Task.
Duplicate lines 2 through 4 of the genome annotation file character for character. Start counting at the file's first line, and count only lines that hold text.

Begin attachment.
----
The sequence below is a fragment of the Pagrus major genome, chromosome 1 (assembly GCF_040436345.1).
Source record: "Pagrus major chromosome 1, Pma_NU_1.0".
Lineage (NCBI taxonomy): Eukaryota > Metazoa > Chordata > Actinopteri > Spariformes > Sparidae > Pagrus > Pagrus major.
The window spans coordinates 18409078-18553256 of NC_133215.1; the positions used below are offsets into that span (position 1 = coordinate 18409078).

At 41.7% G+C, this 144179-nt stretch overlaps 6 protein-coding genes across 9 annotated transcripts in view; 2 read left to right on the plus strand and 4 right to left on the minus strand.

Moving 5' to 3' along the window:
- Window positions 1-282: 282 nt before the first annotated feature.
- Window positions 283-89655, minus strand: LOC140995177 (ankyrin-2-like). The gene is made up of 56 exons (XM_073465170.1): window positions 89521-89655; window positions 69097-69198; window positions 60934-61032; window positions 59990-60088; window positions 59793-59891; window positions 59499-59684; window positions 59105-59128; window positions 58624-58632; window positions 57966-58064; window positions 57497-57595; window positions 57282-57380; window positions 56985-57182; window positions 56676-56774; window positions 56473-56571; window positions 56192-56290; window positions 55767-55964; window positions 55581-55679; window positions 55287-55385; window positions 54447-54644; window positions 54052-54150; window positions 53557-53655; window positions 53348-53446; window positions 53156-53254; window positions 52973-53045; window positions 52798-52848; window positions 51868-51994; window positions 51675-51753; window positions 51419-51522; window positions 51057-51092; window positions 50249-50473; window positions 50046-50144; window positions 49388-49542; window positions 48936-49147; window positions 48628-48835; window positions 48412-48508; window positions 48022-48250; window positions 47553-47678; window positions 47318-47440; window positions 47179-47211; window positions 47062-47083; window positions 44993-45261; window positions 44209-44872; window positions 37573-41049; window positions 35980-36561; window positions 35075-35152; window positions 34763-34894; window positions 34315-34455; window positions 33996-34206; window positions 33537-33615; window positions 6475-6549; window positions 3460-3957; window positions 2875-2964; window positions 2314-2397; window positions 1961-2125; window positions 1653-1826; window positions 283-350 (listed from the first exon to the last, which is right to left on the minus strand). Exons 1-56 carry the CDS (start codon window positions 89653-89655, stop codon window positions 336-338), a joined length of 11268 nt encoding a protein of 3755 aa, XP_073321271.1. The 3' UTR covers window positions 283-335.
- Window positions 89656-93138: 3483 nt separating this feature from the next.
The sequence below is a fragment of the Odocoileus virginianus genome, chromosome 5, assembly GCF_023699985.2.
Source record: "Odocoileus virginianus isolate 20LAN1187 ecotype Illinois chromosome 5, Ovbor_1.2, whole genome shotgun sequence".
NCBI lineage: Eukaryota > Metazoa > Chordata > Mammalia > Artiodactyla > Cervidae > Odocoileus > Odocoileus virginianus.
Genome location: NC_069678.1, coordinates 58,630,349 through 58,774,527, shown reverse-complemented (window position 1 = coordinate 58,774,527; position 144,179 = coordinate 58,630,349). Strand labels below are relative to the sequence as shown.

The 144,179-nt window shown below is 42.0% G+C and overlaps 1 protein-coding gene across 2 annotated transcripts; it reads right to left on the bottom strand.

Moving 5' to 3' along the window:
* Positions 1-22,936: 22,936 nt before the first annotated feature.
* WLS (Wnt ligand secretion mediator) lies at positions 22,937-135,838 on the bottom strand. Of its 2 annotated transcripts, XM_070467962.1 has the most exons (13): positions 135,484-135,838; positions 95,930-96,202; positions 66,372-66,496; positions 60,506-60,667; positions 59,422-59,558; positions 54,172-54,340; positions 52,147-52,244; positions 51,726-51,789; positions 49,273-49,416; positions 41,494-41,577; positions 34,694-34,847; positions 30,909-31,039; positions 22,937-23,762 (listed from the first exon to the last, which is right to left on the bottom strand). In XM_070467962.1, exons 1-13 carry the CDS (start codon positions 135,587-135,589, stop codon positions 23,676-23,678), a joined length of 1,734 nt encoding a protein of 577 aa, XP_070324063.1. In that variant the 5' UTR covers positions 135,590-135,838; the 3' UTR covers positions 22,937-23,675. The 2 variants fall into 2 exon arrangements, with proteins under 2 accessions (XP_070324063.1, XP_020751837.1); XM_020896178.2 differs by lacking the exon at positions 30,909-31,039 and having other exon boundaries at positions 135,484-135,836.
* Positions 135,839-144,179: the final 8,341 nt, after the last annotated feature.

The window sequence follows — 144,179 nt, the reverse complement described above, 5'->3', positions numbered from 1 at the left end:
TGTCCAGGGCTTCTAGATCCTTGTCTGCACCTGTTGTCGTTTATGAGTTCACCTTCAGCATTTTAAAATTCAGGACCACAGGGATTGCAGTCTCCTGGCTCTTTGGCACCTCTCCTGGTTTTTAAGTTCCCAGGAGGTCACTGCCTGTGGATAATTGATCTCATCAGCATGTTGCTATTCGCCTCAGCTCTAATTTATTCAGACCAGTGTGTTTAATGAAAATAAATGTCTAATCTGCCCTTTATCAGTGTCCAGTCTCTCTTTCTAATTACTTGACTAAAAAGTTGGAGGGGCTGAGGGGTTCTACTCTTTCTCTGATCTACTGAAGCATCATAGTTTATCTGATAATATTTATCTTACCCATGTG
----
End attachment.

Source record: "Pagrus major chromosome 1, Pma_NU_1.0".
Lineage (NCBI taxonomy): Eukaryota > Metazoa > Chordata > Actinopteri > Spariformes > Sparidae > Pagrus > Pagrus major.
The window spans coordinates 18409078-18553256 of NC_133215.1; the positions used below are offsets into that span (position 1 = coordinate 18409078).